We've still got two more shooting days here in Los Angeles to wrap the flick with our fifth Beatle - the performer playing the role of investigator Guy Lapointe. It's looking like late December/early January for that - which would mean I'd be racing to my self-imposed Sundance finish line. And while I had to rush to make it all happen so as not to risk losing momentum, rushing now might foster a cavity around my creativity. The hard part's over: we got the flick in the can (which sounds vaguely dirty). Now that I'm seeing what we've created in madcap haste, I'm slowing down the pace: because, shockingly, this flick turned out WAY the fuck better than I'd dreamed it could be. And I'm a fat man with a little dick, kids: so when I dream, I gotta dream BIG. And the North Carolina production of TUSK turned out better than the version of the flick I'd been harboring in my head since episode 259 of SModcast. It's the movie the guy who made CLERKS would've loved to have made way back then, but he needed 20 years experience to get there. From the editing room of TUSK, I'm happy to report he's finally arrived. And he LOVES to move the camera.
So because this joke flick turned into something classy, I'm gonna take my time and finish it correctly. After I wrapped RED STATE, I was showing the flick at Sundance three months later. That was my plan with TUSK as well. But RED STATE didn't have a score at all (Fun Fact: future film composers can use RED STATE to experimentally score an entire flick). As TUSK is a monster movie at heart, goddammit, I want a monster movie score! And I've asked Chris Drake (who I first talked to back on FAT MAN ON BATMAN # 31) to gimme something as good as he gave to THE DARK KNIGHT RETURNS animated flicks.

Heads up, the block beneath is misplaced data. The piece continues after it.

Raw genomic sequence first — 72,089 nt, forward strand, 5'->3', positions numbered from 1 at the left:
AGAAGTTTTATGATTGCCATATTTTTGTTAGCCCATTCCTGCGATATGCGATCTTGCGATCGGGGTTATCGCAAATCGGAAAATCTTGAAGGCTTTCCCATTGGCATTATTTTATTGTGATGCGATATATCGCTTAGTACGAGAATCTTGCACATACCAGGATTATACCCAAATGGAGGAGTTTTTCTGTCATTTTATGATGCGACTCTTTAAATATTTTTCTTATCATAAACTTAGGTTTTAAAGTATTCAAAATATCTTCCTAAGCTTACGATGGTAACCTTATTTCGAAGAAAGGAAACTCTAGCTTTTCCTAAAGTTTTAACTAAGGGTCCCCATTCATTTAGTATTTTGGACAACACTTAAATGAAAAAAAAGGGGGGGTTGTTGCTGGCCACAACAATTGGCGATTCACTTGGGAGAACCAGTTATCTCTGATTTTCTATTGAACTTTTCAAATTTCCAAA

So while I will, indeed, be up at Sundance in January to celebrate the 20th anniversary of CLERKS appearing there back in 1994, I've decided not to submit my flick this year and instead leave TUSK at home to soundtrack simmer. Instead, I will debut the first TUSK trailer up at the Fest before a midnight movie (details to follow).
Meantime, if you're a SModcast.com listener, I apologize for the lack of podcasts these past few weeks. But since y'all encouraged me to pursue this weirdness with the #WalrusYes vote, I figure YOU folks should have first crack at seeing the flick. Next month, we'll be having a work-in-progress screening for 100 unlucky folks, so I can see how TUSK plays for an audience. The flick will likely still be missing the Guy Lapointe scenes, but you can watch a non-stop hour and change of TUSK prior to Lapointe's first appearance. So keep your ears on, SModomites: I'll let you know via the podcasts when we'll be getting that screening together - and maybe you can try to be there with us! The SModcast audience helped shape TUSK thus far, so I might as well continue to lean on them for their Gretzky-like assists.
I can't wait for all of you to see what we've done with this walrus picture. It's just bat-shit crazy. During week 2, our sound guru Larry Long said "You're making this generation's BLUE VELVET." That's not true at all, but it made this ol' David Lynch-lover grin like a gargoyle. Beyond the first movie I know of that's gonna have the credit BASED ON A PODCAST, I don't know what TUSK is exactly yet...
But I do know it's a game-changer, folks.
Can't wait to showcase it on SPOILERS closer to release. (Plug: SPOILERS returns this Friday on Comedy!)
Tuesday 3rd of December 2013 01:14:57 PM